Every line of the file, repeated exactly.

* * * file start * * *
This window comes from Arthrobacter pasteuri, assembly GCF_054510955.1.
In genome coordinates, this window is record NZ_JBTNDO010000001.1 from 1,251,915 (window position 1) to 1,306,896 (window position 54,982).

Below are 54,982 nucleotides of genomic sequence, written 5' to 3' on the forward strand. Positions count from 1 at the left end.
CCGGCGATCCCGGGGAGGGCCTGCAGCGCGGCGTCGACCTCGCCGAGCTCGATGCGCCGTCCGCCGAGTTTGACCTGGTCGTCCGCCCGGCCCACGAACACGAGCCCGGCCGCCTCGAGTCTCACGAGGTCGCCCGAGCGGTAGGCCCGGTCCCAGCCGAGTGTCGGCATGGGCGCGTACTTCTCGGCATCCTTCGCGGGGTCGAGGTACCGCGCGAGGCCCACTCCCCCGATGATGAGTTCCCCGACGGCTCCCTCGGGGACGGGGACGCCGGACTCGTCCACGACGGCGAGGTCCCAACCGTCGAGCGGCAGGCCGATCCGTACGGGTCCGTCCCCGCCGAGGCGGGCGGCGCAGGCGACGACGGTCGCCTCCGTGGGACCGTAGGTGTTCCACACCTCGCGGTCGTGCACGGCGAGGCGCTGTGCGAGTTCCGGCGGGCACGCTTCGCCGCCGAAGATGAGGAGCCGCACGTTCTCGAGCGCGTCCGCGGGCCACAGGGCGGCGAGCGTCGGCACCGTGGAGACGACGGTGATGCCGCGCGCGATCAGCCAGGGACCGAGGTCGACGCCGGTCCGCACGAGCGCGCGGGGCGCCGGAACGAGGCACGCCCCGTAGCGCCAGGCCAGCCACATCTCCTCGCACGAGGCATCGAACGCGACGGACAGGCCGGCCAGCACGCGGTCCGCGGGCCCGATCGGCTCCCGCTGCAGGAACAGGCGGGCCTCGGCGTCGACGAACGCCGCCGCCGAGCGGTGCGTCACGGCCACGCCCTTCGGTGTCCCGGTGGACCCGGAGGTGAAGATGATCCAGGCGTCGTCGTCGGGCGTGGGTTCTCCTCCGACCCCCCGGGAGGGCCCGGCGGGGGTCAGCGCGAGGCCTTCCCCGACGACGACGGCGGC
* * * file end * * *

This window comes from Arthrobacter pasteuri, assembly GCF_054510955.1.
In genome coordinates, this window is record NZ_JBTNDO010000001.1 from 1,251,915 (window position 1) to 1,306,896 (window position 54,982).

Below are 54,982 nucleotides of genomic sequence, written 5' to 3' on the forward strand. Positions count from 1 at the left end.
CCGGCGATCCCGGGGAGGGCCTGCAGCGCGGCGTCGACCTCGCCGAGCTCGATGCGCCGTCCGCCGAGTTTGACCTGGTCGTCCGCCCGGCCCACGAACACGAGCCCGGCCGCCTCGAGTCTCACGAGGTCGCCCGAGCGGTAGGCCCGGTCCCAGCCGAGTGTCGGCATGGGCGCGTACTTCTCGGCATCCTTCGCGGGGTCGAGGTACCGCGCGAGGCCCACTCCCCCGATGATGAGTTCCCCGACGGCTCCCTCGGGGACGGGGACGCCGGACTCGTCCACGACGGCGAGGTCCCAACCGTCGAGCGGCAGGCCGATCCGTACGGGTCCGTCCCCGCCGAGGCGGGCGGCGCAGGCGACGACGGTCGCCTCCGTGGGACCGTAGGTGTTCCACACCTCGCGGTCGTGCACGGCGAGGCGCTGTGCGAGTTCCGGCGGGCACGCTTCGCCGCCGAAGATGAGGAGCCGCACGTTCTCGAGCGCGTCCGCGGGCCACAGGGCGGCGAGCGTCGGCACCGTGGAGACGACGGTGATGCCGCGCGCGATCAGCCAGGGACCGAGGTCGACGCCGGTCCGCACGAGCGCGCGGGGCGCCGGAACGAGGCACGCCCCGTAGCGCCAGGCCAGCCACATCTCCTCGCACGAGGCATCGAACGCGACGGACAGGCCGGCCAGCACGCGGTCCGCGGGCCCGATCGGCTCCCGCTGCAGGAACAGGCGGGCCTCGGCGTCGACGAACGCCGCCGCCGAGCGGTGCGTCACGGCCACGCCCTTCGGTGTCCCGGTGGACCCGGAGGTGAAGATGATCCAGGCGTCGTCGTCGGGCGTGGGTTCTCCTCCGACCCCCCGGGAGGGCCCGGCGGGGGTCAGCGCGAGGCCTTCCCCGACGACGACGGCGGC